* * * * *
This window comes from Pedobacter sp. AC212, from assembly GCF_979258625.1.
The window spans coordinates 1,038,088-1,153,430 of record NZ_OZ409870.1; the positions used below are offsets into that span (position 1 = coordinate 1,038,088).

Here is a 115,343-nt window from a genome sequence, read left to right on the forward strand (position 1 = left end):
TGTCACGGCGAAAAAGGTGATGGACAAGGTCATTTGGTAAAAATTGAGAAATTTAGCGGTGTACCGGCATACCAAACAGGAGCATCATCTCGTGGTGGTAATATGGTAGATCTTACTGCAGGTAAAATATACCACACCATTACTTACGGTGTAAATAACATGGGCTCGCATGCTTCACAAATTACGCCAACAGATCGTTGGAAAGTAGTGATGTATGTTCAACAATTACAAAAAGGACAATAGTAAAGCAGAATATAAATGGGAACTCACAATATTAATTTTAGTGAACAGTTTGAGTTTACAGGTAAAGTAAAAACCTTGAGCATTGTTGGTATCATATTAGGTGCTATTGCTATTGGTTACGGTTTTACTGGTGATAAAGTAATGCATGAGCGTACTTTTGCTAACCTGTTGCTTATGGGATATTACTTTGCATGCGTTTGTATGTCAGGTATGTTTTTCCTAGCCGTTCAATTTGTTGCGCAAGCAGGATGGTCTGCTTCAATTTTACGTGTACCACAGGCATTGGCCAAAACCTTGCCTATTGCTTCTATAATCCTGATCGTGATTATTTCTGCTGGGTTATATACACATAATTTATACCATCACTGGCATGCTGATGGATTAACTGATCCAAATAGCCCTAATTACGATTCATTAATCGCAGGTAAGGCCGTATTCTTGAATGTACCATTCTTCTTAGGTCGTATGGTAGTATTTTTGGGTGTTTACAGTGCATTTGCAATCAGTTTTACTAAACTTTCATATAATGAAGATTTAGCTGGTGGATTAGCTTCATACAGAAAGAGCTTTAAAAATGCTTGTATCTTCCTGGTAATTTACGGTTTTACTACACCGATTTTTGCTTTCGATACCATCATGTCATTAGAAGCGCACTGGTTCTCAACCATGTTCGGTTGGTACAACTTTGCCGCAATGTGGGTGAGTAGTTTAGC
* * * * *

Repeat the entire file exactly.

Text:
This window comes from Pedobacter sp. AC212, from assembly GCF_979258625.1.
The window spans coordinates 1,038,088-1,153,430 of record NZ_OZ409870.1; the positions used below are offsets into that span (position 1 = coordinate 1,038,088).

Here is a 115,343-nt window from a genome sequence, read left to right on the forward strand (position 1 = left end):
TGTCACGGCGAAAAAGGTGATGGACAAGGTCATTTGGTAAAAATTGAGAAATTTAGCGGTGTACCGGCATACCAAACAGGAGCATCATCTCGTGGTGGTAATATGGTAGATCTTACTGCAGGTAAAATATACCACACCATTACTTACGGTGTAAATAACATGGGCTCGCATGCTTCACAAATTACGCCAACAGATCGTTGGAAAGTAGTGATGTATGTTCAACAATTACAAAAAGGACAATAGTAAAGCAGAATATAAATGGGAACTCACAATATTAATTTTAGTGAACAGTTTGAGTTTACAGGTAAAGTAAAAACCTTGAGCATTGTTGGTATCATATTAGGTGCTATTGCTATTGGTTACGGTTTTACTGGTGATAAAGTAATGCATGAGCGTACTTTTGCTAACCTGTTGCTTATGGGATATTACTTTGCATGCGTTTGTATGTCAGGTATGTTTTTCCTAGCCGTTCAATTTGTTGCGCAAGCAGGATGGTCTGCTTCAATTTTACGTGTACCACAGGCATTGGCCAAAACCTTGCCTATTGCTTCTATAATCCTGATCGTGATTATTTCTGCTGGGTTATATACACATAATTTATACCATCACTGGCATGCTGATGGATTAACTGATCCAAATAGCCCTAATTACGATTCATTAATCGCAGGTAAGGCCGTATTCTTGAATGTACCATTCTTCTTAGGTCGTATGGTAGTATTTTTGGGTGTTTACAGTGCATTTGCAATCAGTTTTACTAAACTTTCATATAATGAAGATTTAGCTGGTGGATTAGCTTCATACAGAAAGAGCTTTAAAAATGCTTGTATCTTCCTGGTAATTTACGGTTTTACTACACCGATTTTTGCTTTCGATACCATCATGTCATTAGAAGCGCACTGGTTCTCAACCATGTTCGGTTGGTACAACTTTGCCGCAATGTGGGTGAGTAGTTTAGC